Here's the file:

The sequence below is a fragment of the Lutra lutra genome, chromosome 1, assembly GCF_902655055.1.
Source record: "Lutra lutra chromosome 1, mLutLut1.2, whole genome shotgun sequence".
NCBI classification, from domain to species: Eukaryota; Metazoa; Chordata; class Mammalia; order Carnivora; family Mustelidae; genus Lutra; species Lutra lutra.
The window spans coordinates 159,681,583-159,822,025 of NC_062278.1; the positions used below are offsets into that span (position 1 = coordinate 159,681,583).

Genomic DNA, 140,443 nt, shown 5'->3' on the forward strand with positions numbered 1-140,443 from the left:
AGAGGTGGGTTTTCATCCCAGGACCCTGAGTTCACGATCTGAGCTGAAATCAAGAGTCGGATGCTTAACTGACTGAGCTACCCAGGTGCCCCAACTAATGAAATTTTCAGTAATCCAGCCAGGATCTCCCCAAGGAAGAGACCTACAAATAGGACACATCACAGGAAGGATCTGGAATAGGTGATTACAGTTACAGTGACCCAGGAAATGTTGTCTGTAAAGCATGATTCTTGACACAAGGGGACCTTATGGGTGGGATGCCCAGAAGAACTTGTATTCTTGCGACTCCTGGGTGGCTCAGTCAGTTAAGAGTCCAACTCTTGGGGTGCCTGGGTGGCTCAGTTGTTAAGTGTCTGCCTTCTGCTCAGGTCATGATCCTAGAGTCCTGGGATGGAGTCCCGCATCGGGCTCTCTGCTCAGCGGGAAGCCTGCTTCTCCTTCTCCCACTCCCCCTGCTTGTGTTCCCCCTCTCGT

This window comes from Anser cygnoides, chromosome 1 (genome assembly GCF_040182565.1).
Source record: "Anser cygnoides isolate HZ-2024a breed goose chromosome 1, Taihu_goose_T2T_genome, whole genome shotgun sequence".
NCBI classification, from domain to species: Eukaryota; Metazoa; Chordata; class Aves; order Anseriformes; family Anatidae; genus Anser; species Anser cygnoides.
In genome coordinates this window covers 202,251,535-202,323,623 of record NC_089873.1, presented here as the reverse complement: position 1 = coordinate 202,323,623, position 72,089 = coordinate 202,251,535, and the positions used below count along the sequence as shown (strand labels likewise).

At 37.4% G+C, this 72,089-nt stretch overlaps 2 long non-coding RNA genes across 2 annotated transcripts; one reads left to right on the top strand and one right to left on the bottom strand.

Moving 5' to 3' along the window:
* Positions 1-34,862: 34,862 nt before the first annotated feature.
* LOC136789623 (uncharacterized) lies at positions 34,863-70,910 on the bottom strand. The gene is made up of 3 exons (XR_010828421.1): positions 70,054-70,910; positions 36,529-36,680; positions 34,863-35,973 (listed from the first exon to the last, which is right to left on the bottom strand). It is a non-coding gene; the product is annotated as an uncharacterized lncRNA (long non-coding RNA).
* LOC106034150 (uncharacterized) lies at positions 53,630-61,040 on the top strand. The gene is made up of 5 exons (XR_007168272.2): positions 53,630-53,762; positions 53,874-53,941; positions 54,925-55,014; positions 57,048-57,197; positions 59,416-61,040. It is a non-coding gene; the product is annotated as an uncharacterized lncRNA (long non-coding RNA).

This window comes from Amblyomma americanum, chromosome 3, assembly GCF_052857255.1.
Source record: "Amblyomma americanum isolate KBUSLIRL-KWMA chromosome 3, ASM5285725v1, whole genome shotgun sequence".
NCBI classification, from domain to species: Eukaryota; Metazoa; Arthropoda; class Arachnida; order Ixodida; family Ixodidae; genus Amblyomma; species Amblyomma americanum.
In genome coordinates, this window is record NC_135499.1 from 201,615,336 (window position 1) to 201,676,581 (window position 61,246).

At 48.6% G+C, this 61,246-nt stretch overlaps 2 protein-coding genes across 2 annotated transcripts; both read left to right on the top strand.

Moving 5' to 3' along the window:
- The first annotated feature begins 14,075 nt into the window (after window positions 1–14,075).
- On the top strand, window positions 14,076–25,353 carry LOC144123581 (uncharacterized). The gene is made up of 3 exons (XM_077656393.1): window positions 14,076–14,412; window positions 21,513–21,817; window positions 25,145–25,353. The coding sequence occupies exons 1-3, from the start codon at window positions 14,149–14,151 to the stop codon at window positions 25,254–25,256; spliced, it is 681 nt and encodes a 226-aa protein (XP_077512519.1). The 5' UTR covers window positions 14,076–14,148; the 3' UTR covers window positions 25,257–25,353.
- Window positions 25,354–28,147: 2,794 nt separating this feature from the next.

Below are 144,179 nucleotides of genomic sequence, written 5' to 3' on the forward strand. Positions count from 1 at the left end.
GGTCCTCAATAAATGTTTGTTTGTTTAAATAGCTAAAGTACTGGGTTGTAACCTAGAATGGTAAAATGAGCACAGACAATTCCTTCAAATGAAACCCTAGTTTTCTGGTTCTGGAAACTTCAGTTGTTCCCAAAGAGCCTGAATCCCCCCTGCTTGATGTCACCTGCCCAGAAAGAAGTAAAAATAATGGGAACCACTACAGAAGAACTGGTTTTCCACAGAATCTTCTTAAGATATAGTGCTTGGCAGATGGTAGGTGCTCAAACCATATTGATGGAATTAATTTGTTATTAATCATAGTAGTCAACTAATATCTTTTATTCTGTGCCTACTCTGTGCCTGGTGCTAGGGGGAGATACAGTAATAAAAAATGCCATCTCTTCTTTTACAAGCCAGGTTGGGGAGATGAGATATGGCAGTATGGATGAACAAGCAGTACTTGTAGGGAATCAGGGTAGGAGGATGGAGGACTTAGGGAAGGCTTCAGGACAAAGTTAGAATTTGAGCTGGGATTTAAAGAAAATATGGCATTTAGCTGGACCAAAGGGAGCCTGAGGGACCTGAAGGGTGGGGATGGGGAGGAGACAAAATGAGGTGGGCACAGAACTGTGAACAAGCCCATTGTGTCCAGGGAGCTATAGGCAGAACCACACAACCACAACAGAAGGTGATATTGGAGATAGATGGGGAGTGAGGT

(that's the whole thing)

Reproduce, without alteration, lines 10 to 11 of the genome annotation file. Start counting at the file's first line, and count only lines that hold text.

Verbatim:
In genome coordinates this window covers 202,251,535-202,323,623 of record NC_089873.1, presented here as the reverse complement: position 1 = coordinate 202,323,623, position 72,089 = coordinate 202,251,535, and the positions used below count along the sequence as shown (strand labels likewise).

At 37.4% G+C, this 72,089-nt stretch overlaps 2 long non-coding RNA genes across 2 annotated transcripts; one reads left to right on the top strand and one right to left on the bottom strand.